Working in ministry—and particularly youth ministry—the one question that I get asked often is “how do I grow in my walk with Christ? What practically can I do to grow in my faith?” Every time I am asked this, I give the same response. “Look at your hand.” What does this mean? Let me show you.
I could just give you a list, but a list might not be helpful, because lists are in and of themselves usually forgettable. So, to make this more memorable (at least for me), I use my fingers to help me remember how spiritual, godly growth happens.… Continue reading
Some preachers produce abundant applications (or, implications?) for their congregations from biblical narratives, whether they are Old Testament historical narratives like Judges 4 or New Testament Gospel narratives like Mark 3. Other preachers insist they should offer only theological and practical implications. Still others refuse to recognize any implications or applications from Scripture narratives. They declare, “Biblical narrative is only descriptive, not prescriptive.” Which practice is best? Which practice is legitimate and in keeping with sound biblical interpretation?
New Testament Teaching
No matter what the topic, one should always begin with the Scriptures themselves. What does the Word of God teach?… Continue reading
All of last semester, I had the privilege of walking my youth through the book of Ruth. It is a short story, but in it are simple and profound truths. Diving deep into its contents you will find themes of working faith, repentance, kindness, covenant faithfulness, loyalty, redemption, modesty, and integrity. In each of these, you will find encouragement for your soul and blessing to live the life of a godly man or woman.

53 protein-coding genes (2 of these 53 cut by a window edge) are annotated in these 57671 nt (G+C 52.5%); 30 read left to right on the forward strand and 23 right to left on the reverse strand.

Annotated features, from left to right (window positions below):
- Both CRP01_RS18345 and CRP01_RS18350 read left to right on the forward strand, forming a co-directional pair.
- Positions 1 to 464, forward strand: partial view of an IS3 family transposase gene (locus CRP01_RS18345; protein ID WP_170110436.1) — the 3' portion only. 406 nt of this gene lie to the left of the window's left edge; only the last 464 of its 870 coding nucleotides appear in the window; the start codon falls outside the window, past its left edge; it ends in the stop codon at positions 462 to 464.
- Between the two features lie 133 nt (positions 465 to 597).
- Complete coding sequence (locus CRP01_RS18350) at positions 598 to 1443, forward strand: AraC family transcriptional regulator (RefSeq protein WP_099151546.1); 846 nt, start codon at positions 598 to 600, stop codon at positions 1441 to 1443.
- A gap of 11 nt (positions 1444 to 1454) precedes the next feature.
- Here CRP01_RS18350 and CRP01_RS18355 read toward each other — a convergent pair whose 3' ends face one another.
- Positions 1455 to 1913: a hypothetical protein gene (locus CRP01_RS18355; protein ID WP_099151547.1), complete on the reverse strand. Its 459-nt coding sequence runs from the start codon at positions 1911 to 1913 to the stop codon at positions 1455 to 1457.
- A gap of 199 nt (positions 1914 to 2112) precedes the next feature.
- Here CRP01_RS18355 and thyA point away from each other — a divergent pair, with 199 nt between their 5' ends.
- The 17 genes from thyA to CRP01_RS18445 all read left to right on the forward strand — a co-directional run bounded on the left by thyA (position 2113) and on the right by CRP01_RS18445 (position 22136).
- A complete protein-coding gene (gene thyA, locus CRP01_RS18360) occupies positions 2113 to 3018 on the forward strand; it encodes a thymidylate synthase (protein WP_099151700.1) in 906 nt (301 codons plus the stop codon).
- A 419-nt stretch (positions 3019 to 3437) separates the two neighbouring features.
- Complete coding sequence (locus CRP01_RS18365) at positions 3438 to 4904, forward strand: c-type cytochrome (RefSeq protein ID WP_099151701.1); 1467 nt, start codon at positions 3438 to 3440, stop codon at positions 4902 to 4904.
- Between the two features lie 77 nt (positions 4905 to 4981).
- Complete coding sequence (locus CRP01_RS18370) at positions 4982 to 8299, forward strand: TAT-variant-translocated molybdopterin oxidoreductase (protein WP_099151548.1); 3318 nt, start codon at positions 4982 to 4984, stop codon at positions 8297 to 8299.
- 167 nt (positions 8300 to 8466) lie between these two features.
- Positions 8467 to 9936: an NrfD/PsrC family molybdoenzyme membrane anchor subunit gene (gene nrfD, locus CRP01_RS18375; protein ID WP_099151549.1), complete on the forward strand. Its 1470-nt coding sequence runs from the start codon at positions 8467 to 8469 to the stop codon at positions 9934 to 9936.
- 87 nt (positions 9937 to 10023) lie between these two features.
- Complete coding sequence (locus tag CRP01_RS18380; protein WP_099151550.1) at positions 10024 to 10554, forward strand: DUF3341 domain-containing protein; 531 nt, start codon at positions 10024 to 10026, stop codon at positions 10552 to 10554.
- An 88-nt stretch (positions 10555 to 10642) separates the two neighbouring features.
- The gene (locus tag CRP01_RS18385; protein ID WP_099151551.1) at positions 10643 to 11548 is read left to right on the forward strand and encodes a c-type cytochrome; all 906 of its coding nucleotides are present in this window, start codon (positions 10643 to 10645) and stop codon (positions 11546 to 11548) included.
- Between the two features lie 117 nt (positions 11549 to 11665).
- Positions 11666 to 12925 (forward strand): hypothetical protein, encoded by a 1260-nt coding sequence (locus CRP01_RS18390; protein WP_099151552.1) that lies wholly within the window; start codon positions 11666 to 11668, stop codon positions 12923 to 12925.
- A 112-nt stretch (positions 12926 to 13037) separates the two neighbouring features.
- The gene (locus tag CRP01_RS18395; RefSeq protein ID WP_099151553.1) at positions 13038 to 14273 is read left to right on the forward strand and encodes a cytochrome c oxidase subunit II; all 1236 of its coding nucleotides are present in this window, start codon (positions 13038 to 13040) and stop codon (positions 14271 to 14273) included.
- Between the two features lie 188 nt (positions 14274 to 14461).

Last Wednesday, I gave my students some concluding truths from the book of Ruth that I would like to share with you today.
January 5 comes around right regularly—every year—on my birthday. Yes, my parents were among the “Greatest Generation” who fought and lived during World War II. My birth took place in the first year of the “Baby Boomers.” January 5 marks the traditional twelfth day of Christmas—“twelve drummers drumming,” according to the popular Christmas song. I share my birthday with a number of friends and acquaintances (at least two others in our church family). Famous people also populate the birthday list: Diane Keaton (same day and year; actress), Elena Barrick (my grand-daughter), Robert Duvall (actor), Jim Otto (NFL; his son was one of my students at The Master’s Seminary), Mercury Morris (NFL), Juan Carlos I (king of Spain), Konrad Adenauer (German chancellor), Walter Mondale (American politician), Charlie Rose (TV anchor, host), Carrie Ann Inaba (“Dancing with the Stars”), Umberto Eco (semanticist and one of my favorite authors), Jane Wyman (actress, President Reagan’s first wife), George Reeves (actor—Superman), Kathleen Kenyon (British archaeologist who excavated in Israel), Stephen Decatur (US naval officer in the American Revolution), and many others.… Continue reading
God said to Israel, “I will also walk among you and be your God, and you shall be My people” (Leviticus 26:12 NASU). The middle two phrases present an expression of the covenant relationship between the Lord and His people. In an earlier blog we covered the first major concept (“I will . . . be your God”) and discovered whom we should serve. Now we turn to the second major concept (“you shall be My people”) and how we should live for Him.
Jesus taught His disciples, “Let your light shine before men in such a way that they may see your good works, and glorify your Father who is in heaven” (Matthew 5:16).… Continue reading